Even though Sam Baker told his father that he really did not have to do this—especially if the elder Baker wasn’t feeling well—David Baker made it a point to be at the games.

Mr. Baker has set an excellent example for his son in that he has clear personal priorities, abides by them, and refuses to procrastinate or tell himself, “I’ll watch Sam play next week.” He knows that a task put off once can be more easily put off again and again.


Parents can help children move from task avoidance to task completion by utilizing these simple but effective tools developed by the Student Academic Services (SAS) office at California Polytechnic State University, San Luis Obispo, and included in the study skills improvement information about procrastination on the SAS Web site ( Although developed with college students in mind, the tools can be modified by parents for children of any age. Specifically:

  • “Make the tasks look small and easy in your mind.”
  • “Do only a small part of the task each time.”
  • Use the “five-minute plan: Work on something for just five minutes. At the end of five minutes, switch to something else if you want to. Chances are, you’ll get involved enough to keep going.”
  • “Use a good friend as a positive role model. If you have trouble concentrating, study in the presence of someone who doesn’t.”
  • “Modify your environment—if you can’t study at home, find a place where you can study; or, change your study situation at home.”
  • “Plan tomorrow and establish priorities—some students find that simply writing down reasonable starting and stopping times helps them get going.”
  • “Expect some backsliding. Don’t expect to be perfect, even when you’re trying to get rid of perfectionism! So occasionally, your plans will not work. Accept setbacks and start again.”


There are many benefits that come from overcoming procrastination, and they include peace of mind, a feeling of personal power, more freedom, and the pleasure of knowing that one is in control of his or her life. On the other hand, procrastinators often feel weak, helpless, incapable, anxious, frustrated, and depressed.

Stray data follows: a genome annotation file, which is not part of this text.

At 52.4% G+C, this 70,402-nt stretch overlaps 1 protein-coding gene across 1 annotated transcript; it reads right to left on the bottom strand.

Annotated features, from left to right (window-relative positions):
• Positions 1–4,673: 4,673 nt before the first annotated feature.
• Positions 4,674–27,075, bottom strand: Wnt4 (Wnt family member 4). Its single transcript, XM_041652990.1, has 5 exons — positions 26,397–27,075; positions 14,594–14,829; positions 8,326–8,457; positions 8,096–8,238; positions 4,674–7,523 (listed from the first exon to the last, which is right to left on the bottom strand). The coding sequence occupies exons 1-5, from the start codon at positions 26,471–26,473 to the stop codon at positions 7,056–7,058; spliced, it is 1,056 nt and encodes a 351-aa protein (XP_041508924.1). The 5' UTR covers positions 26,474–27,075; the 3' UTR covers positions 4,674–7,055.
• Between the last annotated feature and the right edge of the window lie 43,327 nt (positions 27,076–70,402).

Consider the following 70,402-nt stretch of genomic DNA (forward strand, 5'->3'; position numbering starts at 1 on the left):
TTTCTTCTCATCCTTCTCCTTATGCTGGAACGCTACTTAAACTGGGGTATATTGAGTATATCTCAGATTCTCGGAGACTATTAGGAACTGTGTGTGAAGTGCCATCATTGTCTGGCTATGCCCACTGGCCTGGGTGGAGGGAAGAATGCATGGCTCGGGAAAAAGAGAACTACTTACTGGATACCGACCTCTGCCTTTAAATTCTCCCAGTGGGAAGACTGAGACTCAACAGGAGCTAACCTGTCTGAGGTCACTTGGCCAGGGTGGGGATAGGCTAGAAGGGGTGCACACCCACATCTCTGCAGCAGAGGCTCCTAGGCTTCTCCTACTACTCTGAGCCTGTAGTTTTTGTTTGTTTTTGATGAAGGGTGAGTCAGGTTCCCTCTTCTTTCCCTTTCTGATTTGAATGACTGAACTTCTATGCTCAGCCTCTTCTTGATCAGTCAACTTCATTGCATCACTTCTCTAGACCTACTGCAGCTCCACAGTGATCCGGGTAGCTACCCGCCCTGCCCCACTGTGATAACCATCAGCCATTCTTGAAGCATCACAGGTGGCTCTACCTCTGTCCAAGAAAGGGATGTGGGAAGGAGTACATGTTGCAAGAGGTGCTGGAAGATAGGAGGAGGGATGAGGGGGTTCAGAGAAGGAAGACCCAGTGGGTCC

One father helped his 13-year-old son deal with his chronic procrastination by utilizing positive, motivational sentences. He explains: “My son and I agreed there was a procrastination problem, so we put together some positive statements. Then we printed them on colorful sheets of paper and taped them to the wall of his bedroom.” Some of the sentences that father and son used included these:

“Never put off until tomorrow what you can do today.” “Later never exists.” “There’s no time like the present.” “The sooner I finish, the sooner I can play.” “What may be done anytime will be done at no time.” “Do today what you want to postpone for tomorrow.”


One mother of three children explains: “I negotiate with my children as to when things will be done, and then I leave them alone until the deadline arrives. I let them know from the start that if they don’t carry out the responsibility by the time agreed upon, there will be consequences. For example, my 14-year-old son recently procrastinated on doing a biology report and didn’t get it to the teacher on time. Not only did he get a zero grade, but I grounded him for the entire weekend. That meant no friends over and limited time watching television or playing video games.”


It’s not easy to break a habit, especially one that may have become deep-seated. The procrastination habit can neither be broken overnight nor with a single act. “Change is a process,” says Dr. Linda Sapadin, a psychologist and author, with Jack Maguire, of It’s About Time! The Six Styles of Procrastination and How to Overcome Them (Penguin USA, 1997). “You have to see it [procrastination] as a pattern you have learned and you can overcome,” she adds.

Finally, parents and other significant adults should remain encouraged, optimistic, and persistent. While procrastination is a bad habit, it is a curable one. Dealt with in its earliest stages, it can be short-lived.

Victor M. Parachin is a freelance writer in Tulsa, Okla.